“There were originally 10 auto bag drops, and we got that down to four. We also determined how to divide the desks, remote terminals and more,” he explains, noting that the iterative approach required architectural and IT personnel to work together.

What’s in a Name?

Saskatoon Airport Authority recently adopted a new name for its facility by adding Skyxe (pronounced “sky ex ee”) before Saskatoon Airport.

SK is the postal abbreviation for Saskatchewan, the province where the airport is located;

SKY is a reference to the area’s clean air and clear views of the Northern Lights; and

XYE is the airport’s same three-letter identifier, which passengers, pilots and airlines were already accustomed to.

The airport’s new logo features an ascending stroke connecting two dots. The stroke symbolizes the uplifting experience YXE works to offer passengers, and the dots represent departure and arrival points. The green and blue color scheme denotes Saskatchewan’s natural resources and environmental conscience.

Lammie notes that in the U.S., carriers often want to use their own equipment and branding, but Canadian and European airports have an airport-centric approach when considering common use as a solution. That said, the strategy is increasingly gaining wider acceptance at U.S. airports, he adds. Common-use systems empower airports to coordinate the use of counters at different times of day for different airlines and also require smaller areas for check-in, which dovetails with the trend of more passengers using smartphones to check in.

“Fewer people need to interface with the check-in counter because they are checking in using their devices,” Lammie says. “It serves passengers, the airlines and the airport to allow for a more flexible approach to check-in. Putting in more check-in counters with a bigger footprint would not have been the most efficient way to move forward.”

Great Time to Go Touchless

The new kiosks at YXE allow passengers to check in by scanning boarding passes stored on their own cellphones and other devices.

“The pandemic has caused technology to move toward the touchless trend,” Lammie observes. “In the past, we presented these ideas to airports in the name of efficiency and flexibility and additional capacity. Now, health and security with biometrics are finding their way into the conversation.”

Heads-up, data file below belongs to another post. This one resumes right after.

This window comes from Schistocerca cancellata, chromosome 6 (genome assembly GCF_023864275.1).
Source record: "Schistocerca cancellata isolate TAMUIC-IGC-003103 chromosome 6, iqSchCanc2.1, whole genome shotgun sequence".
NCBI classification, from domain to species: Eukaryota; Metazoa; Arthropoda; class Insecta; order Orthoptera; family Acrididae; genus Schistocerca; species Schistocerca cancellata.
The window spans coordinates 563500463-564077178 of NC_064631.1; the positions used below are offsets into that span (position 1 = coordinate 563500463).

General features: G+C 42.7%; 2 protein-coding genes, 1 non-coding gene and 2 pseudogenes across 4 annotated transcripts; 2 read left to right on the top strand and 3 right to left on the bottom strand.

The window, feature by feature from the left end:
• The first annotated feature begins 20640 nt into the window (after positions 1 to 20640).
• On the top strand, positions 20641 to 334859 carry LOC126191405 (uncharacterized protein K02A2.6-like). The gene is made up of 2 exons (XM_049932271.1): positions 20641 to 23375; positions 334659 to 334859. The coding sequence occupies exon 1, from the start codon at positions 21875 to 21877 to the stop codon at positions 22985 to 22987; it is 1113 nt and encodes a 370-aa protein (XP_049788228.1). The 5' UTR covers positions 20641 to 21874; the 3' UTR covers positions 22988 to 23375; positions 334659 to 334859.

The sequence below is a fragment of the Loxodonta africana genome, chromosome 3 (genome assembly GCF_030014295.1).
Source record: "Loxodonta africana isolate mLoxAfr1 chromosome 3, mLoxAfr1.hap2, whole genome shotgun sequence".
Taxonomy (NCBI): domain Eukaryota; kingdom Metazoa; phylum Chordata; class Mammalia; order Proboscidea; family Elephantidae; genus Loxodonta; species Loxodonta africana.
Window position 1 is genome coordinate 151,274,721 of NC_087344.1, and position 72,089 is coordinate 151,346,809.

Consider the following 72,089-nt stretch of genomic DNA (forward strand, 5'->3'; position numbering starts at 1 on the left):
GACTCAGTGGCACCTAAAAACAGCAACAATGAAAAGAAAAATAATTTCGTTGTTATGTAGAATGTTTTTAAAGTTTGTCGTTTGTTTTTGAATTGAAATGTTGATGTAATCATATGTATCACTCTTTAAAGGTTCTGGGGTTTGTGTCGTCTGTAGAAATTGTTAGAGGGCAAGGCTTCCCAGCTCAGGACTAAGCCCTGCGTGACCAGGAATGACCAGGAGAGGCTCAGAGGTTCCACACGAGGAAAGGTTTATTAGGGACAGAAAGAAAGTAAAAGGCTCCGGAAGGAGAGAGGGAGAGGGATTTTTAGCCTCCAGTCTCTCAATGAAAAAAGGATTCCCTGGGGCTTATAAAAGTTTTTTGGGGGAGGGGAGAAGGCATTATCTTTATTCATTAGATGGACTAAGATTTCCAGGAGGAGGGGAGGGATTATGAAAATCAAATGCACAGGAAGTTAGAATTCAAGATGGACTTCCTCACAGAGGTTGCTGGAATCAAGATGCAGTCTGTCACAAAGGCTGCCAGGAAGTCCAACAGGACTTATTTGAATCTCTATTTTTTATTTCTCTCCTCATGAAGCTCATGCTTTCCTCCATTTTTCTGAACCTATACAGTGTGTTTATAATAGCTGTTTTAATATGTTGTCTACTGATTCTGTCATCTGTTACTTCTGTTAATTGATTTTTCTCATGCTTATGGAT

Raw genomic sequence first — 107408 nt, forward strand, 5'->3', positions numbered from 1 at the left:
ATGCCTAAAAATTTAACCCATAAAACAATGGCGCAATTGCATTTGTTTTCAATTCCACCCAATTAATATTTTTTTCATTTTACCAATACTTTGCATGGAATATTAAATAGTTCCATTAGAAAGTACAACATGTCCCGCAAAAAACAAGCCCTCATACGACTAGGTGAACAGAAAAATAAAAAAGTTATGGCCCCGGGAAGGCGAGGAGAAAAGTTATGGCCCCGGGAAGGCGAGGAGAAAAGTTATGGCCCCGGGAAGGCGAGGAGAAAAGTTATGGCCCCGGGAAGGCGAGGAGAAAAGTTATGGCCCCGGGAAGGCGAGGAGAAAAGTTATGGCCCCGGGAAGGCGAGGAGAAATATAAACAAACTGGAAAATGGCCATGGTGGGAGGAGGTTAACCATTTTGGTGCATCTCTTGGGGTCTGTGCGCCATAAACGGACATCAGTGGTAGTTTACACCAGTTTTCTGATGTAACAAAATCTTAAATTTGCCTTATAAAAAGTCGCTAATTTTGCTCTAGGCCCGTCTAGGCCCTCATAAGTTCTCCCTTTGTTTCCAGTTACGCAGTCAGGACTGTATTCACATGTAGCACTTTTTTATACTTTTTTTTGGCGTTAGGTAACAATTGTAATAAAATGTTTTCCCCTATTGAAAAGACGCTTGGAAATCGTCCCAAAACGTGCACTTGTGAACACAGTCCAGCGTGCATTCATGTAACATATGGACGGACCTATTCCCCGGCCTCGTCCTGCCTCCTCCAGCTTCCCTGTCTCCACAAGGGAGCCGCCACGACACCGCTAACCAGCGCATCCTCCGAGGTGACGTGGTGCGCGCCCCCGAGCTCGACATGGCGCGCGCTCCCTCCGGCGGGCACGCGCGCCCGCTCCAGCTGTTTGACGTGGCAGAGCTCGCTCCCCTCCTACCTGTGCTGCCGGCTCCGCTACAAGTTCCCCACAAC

Ong adds that restructuring check-in has optimized the airport’s footprint. “YXE now has the flexibility to allocate airlines throughout the check-in hall to ensure each has the necessary space to operate with social distancing measures, additional to being able to accommodate more airlines within the same footprint, ” he says. “Furthermore, the airport’s vision of having self-service bag drop units was so timely, especially with today’s restrictions and the move to go touchless. A passenger can walk up to a unit, scan their phone without touching anything, check in and drop their bags with minimal contact.”

McGrath sees this as a model that similar size airports may want to emulate. With common-use systems such as YXE’s, airports that are cash-strapped or space-constrained can get more out of their facilities without having to build, he explains. 

“Passengers very much like the changes. And with self-service bag drop, they are able to use a touchless system, which is good for the airlines,” Pugsley adds. “By employing common use, the airport has the ability to reallocate counter space.”

That’s a big factor for YXE. “We increased our circulation space by 40%, and we got it done in the same footprint we already had,” Leeming summarizes. “We think the results came out really well. That extra space has been invaluable.”

Moreover, he expects the benefits to last. “I think we saved ourselves 10 years because we won’t have to touch this area again anytime soon. It moved our horizon and had trickle-down effects we’re still realizing,” he reflects.

Today, passengers can see at a glance which check-in stations and kiosks are available, and the streamlined ticketing desks in the bright-white hall are soothingly uniform. As traffic returns to normal, YXE will be ready.